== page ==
The means by which beat is applied to the evaporation of saccharine juices and syrups may be described under 4 separate heads, according to their principles: - (a) Pans heated by fire, (b) pans heated by steam, (c) film evaporators, (d) vacuum-pans.

Pans Heated By Fire

The earliest and crudest system of evaporation was the "copper wall," or "battery" of open pans called "teaches" (laches, tayches, etc.) The first 2 pans of the series are the clarifiers; thence the juice flows into the teaches, sheet-copper pans set in masonry on a descending plane. As the juice concentrates, each lower pan fills up with liquor from the one immediately above it, until the density of the liquor in the "striker-teach" permite granulation, when the mass is ladled into shallow wooden vessels, and conveyed away to be "cured." By the oldest method,the liquor was ladled throughout the aeries. More recently an improvement was introduced, consisting of a copper dipper, fitting inside the striking-teach, and having at the bottom a large valve, opening upwards and worked by a lever. The dipper is attached to a crane, which commands the striking-teach and the gutter leading to the coolers. This greatly economises time. The furnace for heating the series is set under the striking-teach; the heat passes by flues to the chimney or to the boiler-flue.

In working a battery, the difficulty is determining the exact moment when the boiling of the "sling" in the striking-teach must cease, i.e. when to make a "skip"; great skill and experience are required to suit each kind of juice.

The drawbacks of the copper-wall are : - (1) Waste of fuel; (2) the amount of labour required and length of time M 2 occupied; (3) considerable waste of liquor in the sloppy manipulation; (4) the proportion of molasses produced is intensified by the churning up of the liquor and consequent admixture of air, and by the irregular and uncontrollable action of the heat upon the surface of the metal with which the liquor is in contact. The temperature prevailing in the striking-teach is not less than 230°-235° F. (110°-113° C.) in any part, and much greater at the bottom of the mass. It is therefore not surprising that liquor showing 10 per cent. of inverted (uncrystallisable) sugar in the first pan, should have 22-23 per cent. by the time it is finished in the striking-teach.

Pans Heated By Steam

The simplest form of steam evaporating-pan consists of a rectangular wrought-iron tank, at the bottom of which is a series of copper steam-pipes, connected by gun-metal bands brazed to them, and carried on wrought-iron supports. The tank is fitted at the side with a steam valve at one end of the steam-pipe range; at the other side is a cast iron-box, fitted with a wrought-iron pipe, for the escape of the condenser water to a condense box. This form of evaporator presents a large heating surface, with facility for cleaning. By passing the ends of the steam-pipe range through stuffing boxes, the pipes can be turned up, and all parts of the interior of the tank be readily cleaned, a matter of great importance.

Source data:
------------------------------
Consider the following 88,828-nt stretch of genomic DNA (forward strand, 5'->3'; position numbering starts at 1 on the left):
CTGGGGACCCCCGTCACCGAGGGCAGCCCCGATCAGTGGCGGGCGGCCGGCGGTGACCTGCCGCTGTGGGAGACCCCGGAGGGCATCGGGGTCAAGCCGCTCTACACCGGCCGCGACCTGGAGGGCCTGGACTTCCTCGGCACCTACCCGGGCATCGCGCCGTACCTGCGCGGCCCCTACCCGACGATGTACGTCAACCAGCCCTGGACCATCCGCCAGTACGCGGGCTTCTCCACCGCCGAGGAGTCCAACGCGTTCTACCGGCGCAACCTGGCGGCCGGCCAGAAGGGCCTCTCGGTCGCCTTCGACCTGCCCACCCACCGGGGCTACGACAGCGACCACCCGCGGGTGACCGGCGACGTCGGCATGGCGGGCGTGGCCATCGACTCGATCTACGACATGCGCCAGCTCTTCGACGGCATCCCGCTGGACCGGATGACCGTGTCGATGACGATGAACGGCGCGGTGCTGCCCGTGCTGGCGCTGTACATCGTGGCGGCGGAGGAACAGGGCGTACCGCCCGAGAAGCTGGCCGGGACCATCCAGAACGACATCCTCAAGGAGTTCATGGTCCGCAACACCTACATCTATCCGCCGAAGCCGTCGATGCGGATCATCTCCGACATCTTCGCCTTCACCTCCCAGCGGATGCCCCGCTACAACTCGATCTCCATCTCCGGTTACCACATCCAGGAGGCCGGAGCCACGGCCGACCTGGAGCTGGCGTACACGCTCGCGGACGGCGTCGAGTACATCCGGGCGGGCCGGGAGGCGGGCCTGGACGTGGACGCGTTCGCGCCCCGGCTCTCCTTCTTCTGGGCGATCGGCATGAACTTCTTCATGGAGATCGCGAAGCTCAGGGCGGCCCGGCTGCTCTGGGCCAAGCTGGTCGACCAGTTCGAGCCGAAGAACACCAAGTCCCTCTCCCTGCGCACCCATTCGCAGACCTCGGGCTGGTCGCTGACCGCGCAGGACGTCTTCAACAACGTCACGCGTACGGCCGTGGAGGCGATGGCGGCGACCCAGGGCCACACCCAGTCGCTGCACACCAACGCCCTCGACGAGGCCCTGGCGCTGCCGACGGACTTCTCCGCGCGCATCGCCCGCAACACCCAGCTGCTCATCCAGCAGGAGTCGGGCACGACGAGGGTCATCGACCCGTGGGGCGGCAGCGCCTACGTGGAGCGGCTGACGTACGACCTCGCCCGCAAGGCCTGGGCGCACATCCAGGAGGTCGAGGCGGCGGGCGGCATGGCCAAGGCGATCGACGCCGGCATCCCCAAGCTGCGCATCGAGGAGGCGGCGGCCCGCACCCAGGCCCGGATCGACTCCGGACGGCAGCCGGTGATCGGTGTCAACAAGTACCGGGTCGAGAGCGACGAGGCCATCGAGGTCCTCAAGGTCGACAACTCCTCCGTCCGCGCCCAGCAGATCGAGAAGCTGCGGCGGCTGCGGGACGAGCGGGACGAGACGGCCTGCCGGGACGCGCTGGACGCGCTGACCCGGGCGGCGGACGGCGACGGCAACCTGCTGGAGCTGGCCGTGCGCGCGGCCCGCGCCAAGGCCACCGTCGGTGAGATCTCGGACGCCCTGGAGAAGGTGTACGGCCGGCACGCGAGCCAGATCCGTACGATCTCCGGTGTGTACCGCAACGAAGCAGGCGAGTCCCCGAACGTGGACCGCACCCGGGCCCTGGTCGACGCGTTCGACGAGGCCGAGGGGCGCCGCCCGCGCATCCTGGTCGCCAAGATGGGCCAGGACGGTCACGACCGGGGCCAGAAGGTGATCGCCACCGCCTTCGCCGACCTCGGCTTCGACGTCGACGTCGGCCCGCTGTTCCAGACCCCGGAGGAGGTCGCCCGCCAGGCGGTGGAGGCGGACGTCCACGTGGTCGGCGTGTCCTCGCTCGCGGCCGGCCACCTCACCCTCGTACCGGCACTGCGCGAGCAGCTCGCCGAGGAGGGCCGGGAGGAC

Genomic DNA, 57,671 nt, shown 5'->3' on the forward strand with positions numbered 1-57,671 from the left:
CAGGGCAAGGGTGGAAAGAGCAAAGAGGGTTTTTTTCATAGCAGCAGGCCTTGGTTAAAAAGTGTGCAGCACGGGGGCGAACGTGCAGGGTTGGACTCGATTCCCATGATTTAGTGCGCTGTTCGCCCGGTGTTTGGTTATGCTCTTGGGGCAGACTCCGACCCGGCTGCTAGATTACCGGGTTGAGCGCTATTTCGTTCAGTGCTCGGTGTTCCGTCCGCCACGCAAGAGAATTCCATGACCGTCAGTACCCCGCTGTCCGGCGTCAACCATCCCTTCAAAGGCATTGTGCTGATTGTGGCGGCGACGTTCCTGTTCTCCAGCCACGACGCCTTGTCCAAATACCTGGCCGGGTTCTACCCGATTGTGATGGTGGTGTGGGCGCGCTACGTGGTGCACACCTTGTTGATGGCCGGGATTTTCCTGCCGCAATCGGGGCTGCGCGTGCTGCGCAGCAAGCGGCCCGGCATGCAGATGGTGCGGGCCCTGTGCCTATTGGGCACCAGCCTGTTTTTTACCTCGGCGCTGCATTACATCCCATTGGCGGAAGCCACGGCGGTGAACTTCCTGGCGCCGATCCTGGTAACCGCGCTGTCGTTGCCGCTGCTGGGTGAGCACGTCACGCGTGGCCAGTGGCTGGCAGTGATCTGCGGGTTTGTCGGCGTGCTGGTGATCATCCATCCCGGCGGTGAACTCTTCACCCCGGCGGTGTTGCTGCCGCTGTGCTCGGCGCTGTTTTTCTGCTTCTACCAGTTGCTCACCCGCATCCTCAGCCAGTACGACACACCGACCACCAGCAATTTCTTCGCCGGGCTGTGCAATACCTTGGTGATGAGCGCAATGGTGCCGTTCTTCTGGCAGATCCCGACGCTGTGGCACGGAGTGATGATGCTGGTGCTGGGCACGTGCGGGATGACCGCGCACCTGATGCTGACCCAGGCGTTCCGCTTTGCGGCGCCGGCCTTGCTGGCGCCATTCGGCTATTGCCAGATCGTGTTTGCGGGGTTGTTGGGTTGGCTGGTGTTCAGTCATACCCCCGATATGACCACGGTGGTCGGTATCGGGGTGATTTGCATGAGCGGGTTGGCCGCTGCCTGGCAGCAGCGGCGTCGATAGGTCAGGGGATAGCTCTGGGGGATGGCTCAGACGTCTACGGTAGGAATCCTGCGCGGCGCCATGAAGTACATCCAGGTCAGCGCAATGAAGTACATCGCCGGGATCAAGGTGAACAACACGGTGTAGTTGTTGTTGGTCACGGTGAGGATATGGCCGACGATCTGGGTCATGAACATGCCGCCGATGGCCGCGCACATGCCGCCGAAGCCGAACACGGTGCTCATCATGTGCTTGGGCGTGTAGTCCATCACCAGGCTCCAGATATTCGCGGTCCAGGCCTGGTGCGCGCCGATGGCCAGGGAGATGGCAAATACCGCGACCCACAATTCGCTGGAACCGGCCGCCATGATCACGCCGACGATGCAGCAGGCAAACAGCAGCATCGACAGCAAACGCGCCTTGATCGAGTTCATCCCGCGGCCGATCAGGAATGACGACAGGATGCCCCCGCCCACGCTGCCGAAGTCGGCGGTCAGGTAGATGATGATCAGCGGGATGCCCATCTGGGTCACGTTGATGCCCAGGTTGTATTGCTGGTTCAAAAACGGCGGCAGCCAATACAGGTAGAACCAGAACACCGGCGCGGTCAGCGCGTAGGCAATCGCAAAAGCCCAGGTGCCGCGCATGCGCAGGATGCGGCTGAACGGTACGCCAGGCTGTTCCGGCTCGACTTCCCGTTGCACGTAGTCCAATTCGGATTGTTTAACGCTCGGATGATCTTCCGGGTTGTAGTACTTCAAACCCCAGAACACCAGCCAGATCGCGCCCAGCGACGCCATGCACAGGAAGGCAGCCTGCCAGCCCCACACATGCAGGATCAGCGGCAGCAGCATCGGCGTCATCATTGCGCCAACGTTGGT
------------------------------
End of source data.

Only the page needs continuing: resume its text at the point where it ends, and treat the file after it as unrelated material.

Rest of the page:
Under Pressure

The 5 steam concen-trating-pans erected at Aba-el-Wakf receive the juice when it has fallen to a temperature of about 160° F. (71° C). Each consists of a copper tray, 23 ft. long and 6 ft. wide, heated by a steam-boiler beneath, and covered by a sheet-iron casing which confines the steam evolved from the juice. The steam-boilers work under 60 lb. pressure. The heating surface of each tray is increased by 495 vertical nozzles screwed into it; these are of brass, cast very thin, and slightly tapered. Their mean external diameter is 2 1/8 in., and they project 4 1/2 in. above the plate. If the juice is in good order, it makes very little foam; if not properly tempered, a thick froth soon forms, but appears to condense against the cover, and drop back into the boiling fluid. Each particle of juice takes about 18 minutes to pass through the tray, and though exposed to the temperature due to 3-4 lb. pressure of steam on its surface, the syrup gains hardly more colour than would be due to the increased density.

The steam generated from the juice is collected into a wrought-iron main, and taken by one branch to the vacuum-pans, and by another to the vacuum-pumps and centrifugal engines, which it actuates, supplying all the power necessary for boiling to grain, curing, and raising the water required throughout the mill. A great drawback to the use of steam from the juice is its low pressure (3-6 lb.).

The advisability of concentrating syrup under pressure in this manner has been the subject of much discussion. It is usually held that any temperature above 140° F. (60° C.) is prejudicial to sugar solutions, and that above 165°-170° F. (74°-77° C.) the proportion of sugar inverted to the uncrystallisable condition is very large. A perfectly white refined sugar exposed to a temperature of 224° F. (107° C.) for 3 hours becomes quite yellow. The normal boiling point of syrup at 15° Tw. (10° B.) is about 214° F. (101° C). In these pans, the extra pressure of 3-6 lb. of steam means an increase of 8°-16° F. in the temperature in order to arrive at the boiling point, which would seem to be highly injurious. Long exposure, however, is quite as mischievous as high temperature. It is easy to avoid one by incurring the other; the difficulty is to avoid both. Perhaps the chief harm of rapid concentration at a high temperature is the violent ebullition of the mass, whereby portions of heated surface are momentarily left dry.

The Aba pans, working with a steam temperature of 290° F. (143° C.) on the under side, and the juice being at 222° F. (105 1/2° C), actually made less molasses (i. e. inverted and charred sugar) than some more generallyrecognised plans. Stilt the system cannot be recommended for adoption where there is no necessity for using the water evaporated from the juice.